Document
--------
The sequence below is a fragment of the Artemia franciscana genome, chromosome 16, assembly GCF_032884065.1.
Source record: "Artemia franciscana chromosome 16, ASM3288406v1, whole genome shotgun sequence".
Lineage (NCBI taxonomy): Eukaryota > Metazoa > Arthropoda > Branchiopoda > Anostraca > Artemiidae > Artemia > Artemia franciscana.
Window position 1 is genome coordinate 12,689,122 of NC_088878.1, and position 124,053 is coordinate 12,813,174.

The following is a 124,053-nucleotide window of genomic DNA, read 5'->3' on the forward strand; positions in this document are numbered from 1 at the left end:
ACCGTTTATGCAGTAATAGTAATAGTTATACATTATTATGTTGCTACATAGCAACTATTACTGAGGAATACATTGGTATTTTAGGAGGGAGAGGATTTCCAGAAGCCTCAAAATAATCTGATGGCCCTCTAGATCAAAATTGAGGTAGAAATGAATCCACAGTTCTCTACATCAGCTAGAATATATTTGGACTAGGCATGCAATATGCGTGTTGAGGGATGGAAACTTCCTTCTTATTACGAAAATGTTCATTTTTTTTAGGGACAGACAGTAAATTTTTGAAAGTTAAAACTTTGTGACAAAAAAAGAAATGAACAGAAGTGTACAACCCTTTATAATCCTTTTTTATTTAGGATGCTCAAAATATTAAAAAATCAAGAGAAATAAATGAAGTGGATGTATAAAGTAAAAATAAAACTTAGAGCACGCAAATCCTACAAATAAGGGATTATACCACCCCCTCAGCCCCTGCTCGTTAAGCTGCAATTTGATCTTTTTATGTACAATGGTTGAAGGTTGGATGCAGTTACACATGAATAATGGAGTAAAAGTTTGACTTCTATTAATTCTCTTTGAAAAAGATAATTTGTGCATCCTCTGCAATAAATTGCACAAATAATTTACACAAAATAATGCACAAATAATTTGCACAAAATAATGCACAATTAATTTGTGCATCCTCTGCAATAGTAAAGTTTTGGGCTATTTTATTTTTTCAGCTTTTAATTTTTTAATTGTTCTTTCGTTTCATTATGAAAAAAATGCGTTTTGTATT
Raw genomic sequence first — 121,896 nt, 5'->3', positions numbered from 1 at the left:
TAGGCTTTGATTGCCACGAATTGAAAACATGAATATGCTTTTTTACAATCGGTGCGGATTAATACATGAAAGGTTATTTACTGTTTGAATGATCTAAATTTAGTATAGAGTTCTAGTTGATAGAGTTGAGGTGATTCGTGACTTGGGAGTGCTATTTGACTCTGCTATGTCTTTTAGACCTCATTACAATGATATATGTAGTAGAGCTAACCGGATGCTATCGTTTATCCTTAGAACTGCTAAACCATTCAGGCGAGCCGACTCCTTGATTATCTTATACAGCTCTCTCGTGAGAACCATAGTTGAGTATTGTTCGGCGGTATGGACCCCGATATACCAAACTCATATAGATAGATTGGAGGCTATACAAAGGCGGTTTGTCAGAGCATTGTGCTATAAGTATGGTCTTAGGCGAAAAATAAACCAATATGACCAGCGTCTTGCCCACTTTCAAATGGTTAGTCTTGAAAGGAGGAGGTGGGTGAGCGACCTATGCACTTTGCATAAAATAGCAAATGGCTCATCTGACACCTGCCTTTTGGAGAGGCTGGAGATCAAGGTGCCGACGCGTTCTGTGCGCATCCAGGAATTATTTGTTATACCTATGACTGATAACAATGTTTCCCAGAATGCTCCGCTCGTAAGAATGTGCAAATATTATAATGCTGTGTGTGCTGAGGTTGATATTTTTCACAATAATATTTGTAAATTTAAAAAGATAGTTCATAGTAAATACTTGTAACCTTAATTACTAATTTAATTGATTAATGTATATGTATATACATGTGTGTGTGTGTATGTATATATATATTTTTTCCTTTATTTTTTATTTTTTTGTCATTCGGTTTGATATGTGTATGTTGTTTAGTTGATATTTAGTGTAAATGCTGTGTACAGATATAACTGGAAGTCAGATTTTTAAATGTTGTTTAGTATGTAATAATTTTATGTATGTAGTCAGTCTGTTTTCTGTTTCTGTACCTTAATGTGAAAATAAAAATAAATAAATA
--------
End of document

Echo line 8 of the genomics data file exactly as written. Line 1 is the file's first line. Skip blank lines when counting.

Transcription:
TAGGCTTTGATTGCCACGAATTGAAAACATGAATATGCTTTTTTACAATCGGTGCGGATTAATACATGAAAGGTTATTTACTGTTTGAATGATCTAAATTTAGTATAGAGTTCTAGTTGATAGAGTTGAGGTGATTCGTGACTTGGGAGTGCTATTTGACTCTGCTATGTCTTTTAGACCTCATTACAATGATATATGTAGTAGAGCTAACCGGATGCTATCGTTTATCCTTAGAACTGCTAAACCATTCAGGCGAGCCGACTCCTTGATTATCTTATACAGCTCTCTCGTGAGAACCATAGTTGAGTATTGTTCGGCGGTATGGACCCCGATATACCAAACTCATATAGATAGATTGGAGGCTATACAAAGGCGGTTTGTCAGAGCATTGTGCTATAAGTATGGTCTTAGGCGAAAAATAAACCAATATGACCAGCGTCTTGCCCACTTTCAAATGGTTAGTCTTGAAAGGAGGAGGTGGGTGAGCGACCTATGCACTTTGCATAAAATAGCAAATGGCTCATCTGACACCTGCCTTTTGGAGAGGCTGGAGATCAAGGTGCCGACGCGTTCTGTGCGCATCCAGGAATTATTTGTTATACCTATGACTGATAACAATGTTTCCCAGAATGCTCCGCTCGTAAGAATGTGCAAATATTATAATGCTGTGTGTGCTGAGGTTGATATTTTTCACAATAATATTTGTAAATTTAAAAAGATAGTTCATAGTAAATACTTGTAACCTTAATTACTAATTTAATTGATTAATGTATATGTATATACATGTGTGTGTGTGTATGTATATATATATTTTTTCCTTTATTTTTTATTTTTTTGTCATTCGGTTTGATATGTGTATGTTGTTTAGTTGATATTTAGTGTAAATGCTGTGTACAGATATAACTGGAAGTCAGATTTTTAAATGTTGTTTAGTATGTAATAATTTTATGTATGTAGTCAGTCTGTTTTCTGTTTCTGTACCTTAATGTGAAAATAAAAATAAATAAATA